Mary Tyler "Molly" Ivins (August 30, 1944 – January 31, 2007) was a populistAmerican newspaper columnist, political commentator, and best-sellingauthor from Austin, Texas.
Her first newspaper job was in the complaint department of the Houston Chronicle, followed by the position of, as she put it, "sewer editor," responsible for reporting on the nuts-&-bolts of local city life.
She went on to the Minneapolis Tribune, where she was the first woman police reporter in that city and, later, the reporter who covered a beat called Movements for Social Change, where she notes that she wrote about "militant blacks, angry Indians, radical students, uppity women and a motley assortment of other misfits and troublemakers."
She left the Tribune to write for the Texas Observer from 1970 to 1976. The New York Times, concerned that its prevailing writing style was too staid and lifeless, hired her away from the Observer in 1976, and she wrote for the Times until 1982. During her run at the Times, Ivins became Rocky Mountain bureau chief, covering nine western states, although the writer was known to say she was named chief because there was no one else in the bureau.[ Her more colorful style clashed with the editors' expectations, and in 1982, after she wrote about a "community chicken-killing festival" and called it a "gang-pluck," she was dismissed.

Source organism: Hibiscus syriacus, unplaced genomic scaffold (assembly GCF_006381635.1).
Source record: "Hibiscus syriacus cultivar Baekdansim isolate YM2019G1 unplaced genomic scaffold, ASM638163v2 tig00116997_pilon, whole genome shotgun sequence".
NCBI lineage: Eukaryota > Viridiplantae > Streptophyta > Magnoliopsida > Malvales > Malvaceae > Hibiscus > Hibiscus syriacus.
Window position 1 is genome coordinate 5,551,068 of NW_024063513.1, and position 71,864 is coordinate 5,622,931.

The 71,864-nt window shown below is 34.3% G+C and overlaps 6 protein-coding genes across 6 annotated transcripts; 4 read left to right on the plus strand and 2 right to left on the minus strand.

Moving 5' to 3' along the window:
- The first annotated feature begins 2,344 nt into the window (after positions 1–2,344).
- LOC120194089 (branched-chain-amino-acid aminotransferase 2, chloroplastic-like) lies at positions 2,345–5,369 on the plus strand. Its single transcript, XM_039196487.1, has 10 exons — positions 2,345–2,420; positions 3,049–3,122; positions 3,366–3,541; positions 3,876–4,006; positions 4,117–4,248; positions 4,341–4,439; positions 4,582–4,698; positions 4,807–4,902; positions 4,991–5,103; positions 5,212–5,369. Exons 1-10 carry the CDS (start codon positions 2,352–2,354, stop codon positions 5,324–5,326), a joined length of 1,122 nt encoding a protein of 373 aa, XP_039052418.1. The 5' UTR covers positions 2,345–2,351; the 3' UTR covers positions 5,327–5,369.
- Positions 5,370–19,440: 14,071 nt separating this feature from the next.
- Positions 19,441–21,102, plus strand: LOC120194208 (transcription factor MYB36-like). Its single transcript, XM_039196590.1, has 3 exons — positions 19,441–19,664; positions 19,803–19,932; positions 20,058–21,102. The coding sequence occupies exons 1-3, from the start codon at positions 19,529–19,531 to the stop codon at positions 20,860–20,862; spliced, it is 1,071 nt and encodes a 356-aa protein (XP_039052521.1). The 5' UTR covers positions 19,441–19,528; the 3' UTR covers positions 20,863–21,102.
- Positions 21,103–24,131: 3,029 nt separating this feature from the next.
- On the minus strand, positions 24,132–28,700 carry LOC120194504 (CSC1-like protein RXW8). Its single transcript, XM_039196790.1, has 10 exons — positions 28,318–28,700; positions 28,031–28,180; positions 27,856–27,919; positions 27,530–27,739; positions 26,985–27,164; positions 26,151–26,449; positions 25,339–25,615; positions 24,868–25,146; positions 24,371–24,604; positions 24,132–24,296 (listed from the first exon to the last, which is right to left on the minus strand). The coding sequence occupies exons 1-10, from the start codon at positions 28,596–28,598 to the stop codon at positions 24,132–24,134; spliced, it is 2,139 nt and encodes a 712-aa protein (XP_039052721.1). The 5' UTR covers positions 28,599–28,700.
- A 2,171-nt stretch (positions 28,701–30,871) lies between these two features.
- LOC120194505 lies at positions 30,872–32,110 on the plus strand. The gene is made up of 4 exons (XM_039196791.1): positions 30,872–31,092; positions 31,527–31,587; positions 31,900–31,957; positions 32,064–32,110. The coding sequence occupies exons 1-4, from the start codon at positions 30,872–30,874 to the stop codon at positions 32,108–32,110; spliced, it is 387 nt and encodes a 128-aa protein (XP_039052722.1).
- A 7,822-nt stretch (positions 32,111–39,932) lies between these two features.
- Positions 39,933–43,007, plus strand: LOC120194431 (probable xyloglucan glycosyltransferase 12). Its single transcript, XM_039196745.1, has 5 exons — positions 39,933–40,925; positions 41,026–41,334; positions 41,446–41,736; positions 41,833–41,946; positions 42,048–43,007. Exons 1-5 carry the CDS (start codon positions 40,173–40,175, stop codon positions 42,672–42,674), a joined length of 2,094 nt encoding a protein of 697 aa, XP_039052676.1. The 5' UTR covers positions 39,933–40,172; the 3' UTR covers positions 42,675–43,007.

She then wrote for the Dallas Times Herald from 1982 until the paper's demise in 1992, moving in that year to the Fort Worth Star-Telegram, which was her home paper until 2001, when she became an independent journalist. Her column, distributed by Creators Syndicate at the end of her life, appeared in nearly 400 papers nationwide.
In 1995, humorist Florence King noted that Ivins had on several occasions plagiarized King's work, and on one occasion had mis-stated a quotation from a King column. Ivins apologized in a letter to King, but concluded the letter by writing "you sure are a mean b----, aren't you?". King published Ivins's letter and King's own reply.
She was also a board member of the Texas Democracy Foundation, which publishes the Texas Observer in Austin.
George F. Will is an ABC News commentator and panelist on "This Week with George Stephanopoulos." A Pulitzer Prize winner, Mr. Will has been a regular contributor to ABC News since the premiere of "This Week with David Brinkley" in 1981.